When you view the many technical issues that highlighted in the book through this lens, they become a lot less insidious and more understandable.  Interestingly, Wachter-Boettcher describes an app called Glow which was originally designed as an ovulation calculator to assist women becoming pregnant.  However after a while, Glow’s founders (all men) realized that some women were using their app to avoid pregnancy.  Wachter-Boettcher blames this on the lack of diversity on the part of Glow’s founders, and asserts that if they had women involved, women would have realized that from the beginning.  Maybe so, but I would argue, that in the case of Glow, Wachter-Boettcher unwittingly describes the lean/agile development process and how it actually worked in this case.   Glow put out an MVP.  It sucked, but was usable and proved the market viability of the product.   After a while, Glow’s team learned from their users and adapted their app to what their users actually wanted.  Whether there were women or not on  Glow’s team, I doubt it would have made a difference because the MVP’s purposes are only to prove the commercial viability of the product and get it out the door as quickly as possible.  There are countless examples of companies who come out with an idea, then after getting it in the users’ hands, realize that users actually wanted something completely different, pivot and become quite successful.  Paypal is one such example.  PayPal was originally a way for PalmPilot users to send money to each other.

To be clear, I am not advocating against increased diversity in tech, but my hypothesis here is that the problems Wachter-Boettcher cites are caused more by the lean/agile methodology than inherent biases and the lack of diversity in high tech.  I also am not advocating against the lean methodology.  It has dramatically changed how software is developed for the better, but it has resulted in some pretty spectacular failures as well.

Edge Cases are not Always Racist

Wachter-Boettcher addressed the notion of edge cases.  An edge case is an exceptional situation which can cause a system not to work as intended.   She uses the example of companies not including multiple gender options.  Software companies would assert that transgender individuals make up an extremely small percentage of the population (and user base) and hence it isn’t a priority.

Let’s consider another situation.  I am Jewish and Orthodox.  This means that I don’t turn things on or off during the Sabbath (Shabbat).  As an ever increasing number of devices around the home are becoming “smart” they also are becoming problematic to Orthodox Jews.  The Nest thermostat for instance, lights up when you walk by.  Does this make Nest anti-semetic because they are not accommodating Orthodox Jews in their products?  Should Nest have an Orthodox member of their engineering team so that future products will be Sabbath friendly?  (As an aside, many appliance manufacturers actually do have Sabbath Modes because Orthodox Jews represent a significant market for high end kitchen appliances)   This case certainly is an edge case (or stress case as Wachter-Boettcher refers to them), but is this an indication of malicious intent?  I would argue no, but rather simple economics.

A lot of tech products are developed by small teams.  Wachter-Boettcher would note that there often isn’t much diversity on these, but the main thing to note is that these teams are small.  They are often under a lot of pressure to produce workable products under tight deadlines, so they have to prioritize.  Are they going to build a feature that 0.001% of their users care about, or are they going to build a feature that 95% of their users care about?   It seems clear to me that no matter how well intentioned or diverse a team is, they are going to prioritize the things which maximize their chances of building a commercially successful product.   Hence, Nest has no Sabbath mode, and my iGrill temperature gauge doesn’t have an option for me to hide the pork. (Not that I really care about that)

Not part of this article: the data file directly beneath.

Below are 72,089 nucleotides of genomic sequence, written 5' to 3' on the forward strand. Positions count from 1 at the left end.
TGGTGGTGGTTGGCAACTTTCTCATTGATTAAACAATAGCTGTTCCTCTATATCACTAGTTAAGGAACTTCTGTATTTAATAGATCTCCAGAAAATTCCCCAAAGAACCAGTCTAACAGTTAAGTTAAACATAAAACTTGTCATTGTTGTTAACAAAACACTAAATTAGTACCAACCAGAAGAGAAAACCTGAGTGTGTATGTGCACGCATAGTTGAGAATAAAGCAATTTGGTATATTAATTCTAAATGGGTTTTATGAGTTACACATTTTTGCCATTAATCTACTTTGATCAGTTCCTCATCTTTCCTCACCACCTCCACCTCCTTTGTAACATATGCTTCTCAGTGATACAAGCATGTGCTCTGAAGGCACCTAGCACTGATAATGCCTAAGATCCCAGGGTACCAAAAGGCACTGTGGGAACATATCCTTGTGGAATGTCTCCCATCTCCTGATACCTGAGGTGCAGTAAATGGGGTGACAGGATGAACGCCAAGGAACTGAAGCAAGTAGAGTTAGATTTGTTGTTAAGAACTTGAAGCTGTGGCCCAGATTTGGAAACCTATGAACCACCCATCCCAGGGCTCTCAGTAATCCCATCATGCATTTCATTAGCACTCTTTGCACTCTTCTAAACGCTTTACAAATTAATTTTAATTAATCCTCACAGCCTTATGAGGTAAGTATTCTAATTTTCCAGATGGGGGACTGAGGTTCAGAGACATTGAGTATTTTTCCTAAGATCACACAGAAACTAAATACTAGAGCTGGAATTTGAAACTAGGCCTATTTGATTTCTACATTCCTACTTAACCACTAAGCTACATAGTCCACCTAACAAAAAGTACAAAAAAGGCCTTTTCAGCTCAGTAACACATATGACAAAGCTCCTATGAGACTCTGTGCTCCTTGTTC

What about Free Speech on the Internet?

Wachter-Boettcher addresses how many online fora have degenerated into caldrons of hate, abuse, racism and sexism.   She highlights how a popular actress was harassed on Twitter, proliferation of child pornography and other vile speech on Reddit and more.  Wachter-Boettcher’s position is that these sites (and others) need to do a better job of policing their sites to remove offensive content so that these sites can be safe for everyone. For the purposes of this argument, let us distinguish between illegal speech such as specific threats of violence, and speech that is merely offensive.  The bottom line here is that I do not believe that it is possible to police offensive speech without expressing a view point of some sort and censorship.  Let me elaborate.  Liberal organizations such as the ACLU and others, actively work to protect anyone’s right to express themselves, no matter how vile or how much they personally disagreed with the speech itself.  As an example, in 1978, the ACLU fought for neo-nazi’s right to demonstrate in a largely Jewish area of Chicago and even more recently, in 2012, the same organization fought for the kkk’s right to distribute flyers in Missouri.  I’m reasonably confident that nobody at the ACLU agrees with the kkk or neo-nazi’s opinions, however they will fight for their right to express these opinions without government interference or censorship because they feel that free speech is an absolute right.

Many people in the US Military feel the same way about flag burning.  They find it extremely distasteful, but will put their lives on the line to defend your right to do so.  Bringing this back to Facebook, Reddit and Twitter, this standard does not seem to apply.  Again, I am not talking about abuse, but if a site purports to be a site that is open to everyone for a free and open exchange of ideas, then it has to be open to distasteful ideas as well.  If a site is claiming to be a safe space for all its users, then it has to censor some users, because inevitably some users will find speech offensive that others will not.  Which brings us back to the original question, how does a site limit speech without expressing a point of view?  I would challenge the reader to pick a controversial topic (Yankees vs Red Sox for instance)  and argue one side in such a manner that is guaranteed not to offend the other side.   I think you’ll find it is quite difficult if not impossible.